Here’s an example. As far as I can tell, the majority of Christians do not practice animal sacrifices like the Old Testament, because they feel that the coming of Christ did away with the Old Covenant legal system. Fine, I agree with that too. But at the same time, many evangelical Christians agree with the death penalty. Their rational? The legal structure of the Old Covenant! Instead of asking what God’s intent for the justice system is in our day and age, I believe many of them tend to simply agree with a particular political party and then look for any Biblical rational they can find.

But what does God intend for Christians in the New Covenant world? As far as I can see, here are some of his key and clearly stated principles:
-The government (be it religious or heathen or secular) has been given authority by God to maintain order.
-Christians are to proclaim that ALL have sinned, ALL fall short of the glory of God, and ALL must obtain salvation by faith alone in the person and salvific work of Jesus Christ.
-Christians must evangelize to every tribe and tongue and nation, seeking to bring as many as possible to Christ.

In other words, I do not think Christians should support the death penalty. Nothing about God’s purposes for us in the New Covenant environment seem to allow that. Instead, we should advocate for life sentences, so that criminals have the greatest opportunity to hear the good news of Jesus Christ. After all, the proclamation of the gospel is our PRIMARY purpose in this world! To that end, we should be seeking opportunities to witness to those criminals, to let them know that Christ can cleanse them of all their sin in the same way that he has done for us!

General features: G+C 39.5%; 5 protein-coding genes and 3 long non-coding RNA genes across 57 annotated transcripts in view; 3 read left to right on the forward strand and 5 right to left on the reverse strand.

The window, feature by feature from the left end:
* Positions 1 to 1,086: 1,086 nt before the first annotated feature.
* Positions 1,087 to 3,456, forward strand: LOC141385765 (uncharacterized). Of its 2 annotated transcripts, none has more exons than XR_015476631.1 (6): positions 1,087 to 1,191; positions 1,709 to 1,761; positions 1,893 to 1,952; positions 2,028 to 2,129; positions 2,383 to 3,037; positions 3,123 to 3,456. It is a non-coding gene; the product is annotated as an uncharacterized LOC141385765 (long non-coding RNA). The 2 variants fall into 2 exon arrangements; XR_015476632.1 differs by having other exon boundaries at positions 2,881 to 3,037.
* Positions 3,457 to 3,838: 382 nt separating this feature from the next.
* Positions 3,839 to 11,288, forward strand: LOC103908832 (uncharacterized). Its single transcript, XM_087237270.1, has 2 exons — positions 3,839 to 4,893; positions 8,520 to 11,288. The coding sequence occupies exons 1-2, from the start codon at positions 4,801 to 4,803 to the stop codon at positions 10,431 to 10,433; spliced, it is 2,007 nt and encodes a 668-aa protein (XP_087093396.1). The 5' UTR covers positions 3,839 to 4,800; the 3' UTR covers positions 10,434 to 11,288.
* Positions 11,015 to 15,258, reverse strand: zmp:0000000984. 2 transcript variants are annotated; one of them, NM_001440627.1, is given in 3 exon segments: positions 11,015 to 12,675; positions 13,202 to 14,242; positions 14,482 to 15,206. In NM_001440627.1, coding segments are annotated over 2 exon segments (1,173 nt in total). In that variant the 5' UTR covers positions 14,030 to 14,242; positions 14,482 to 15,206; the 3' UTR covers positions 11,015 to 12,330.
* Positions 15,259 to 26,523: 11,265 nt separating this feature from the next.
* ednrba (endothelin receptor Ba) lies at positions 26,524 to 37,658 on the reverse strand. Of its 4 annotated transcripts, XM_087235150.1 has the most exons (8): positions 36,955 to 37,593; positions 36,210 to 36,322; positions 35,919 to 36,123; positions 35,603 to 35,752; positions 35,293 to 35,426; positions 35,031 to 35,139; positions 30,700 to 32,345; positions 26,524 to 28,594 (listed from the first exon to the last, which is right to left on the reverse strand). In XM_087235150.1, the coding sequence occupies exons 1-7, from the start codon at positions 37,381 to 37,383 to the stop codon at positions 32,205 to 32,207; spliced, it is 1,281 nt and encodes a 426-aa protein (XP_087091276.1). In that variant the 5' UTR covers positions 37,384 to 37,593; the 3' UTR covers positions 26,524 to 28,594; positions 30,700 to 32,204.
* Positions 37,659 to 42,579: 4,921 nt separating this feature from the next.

So, my call to you is to challenge yourself in this area. Seek to answer hard questions in a way that is consistent with the character and purposes of God, so that our submission goes beyond submission to God’s RULES and toward God’s DESIRES for the weay we live our lives.

Note to fellow Seminary geeks: I'm working on being a bit more accessible in my posts, since I have intelligent but non-geeky friends who read this blog, but this idea of aligning ethical structure with God's purposes in the redemptive-historical drama has, I think, significant hermeneutical implications. The whole concept of submission to the authority of God is allowed to go beyond the LEGAL structure of the Bible and moves into an entire PHILOSOPHICAL framework of God's purposes for his creation. Of course, Scripture is still the inerrant centerpiece of that framework, proclaiming the salvatory act of Christ as the most necessarily important action in all of created history. However, this perspective allows us to also search for creative ways of submitting all areas of life to the King, even those areas not directly spoken to in Scripture. That's a big deal for topics like ethics, politics, proactive social services, and the goals for apologetic or interfaith dialogue groups.


Bits and Pieces

Goodness! I haven’t posted in a while. Here’s a series of small bits and pieces from my life lately. For the more TV-oriented among us, this might be a welcome relief from my usual verbosity!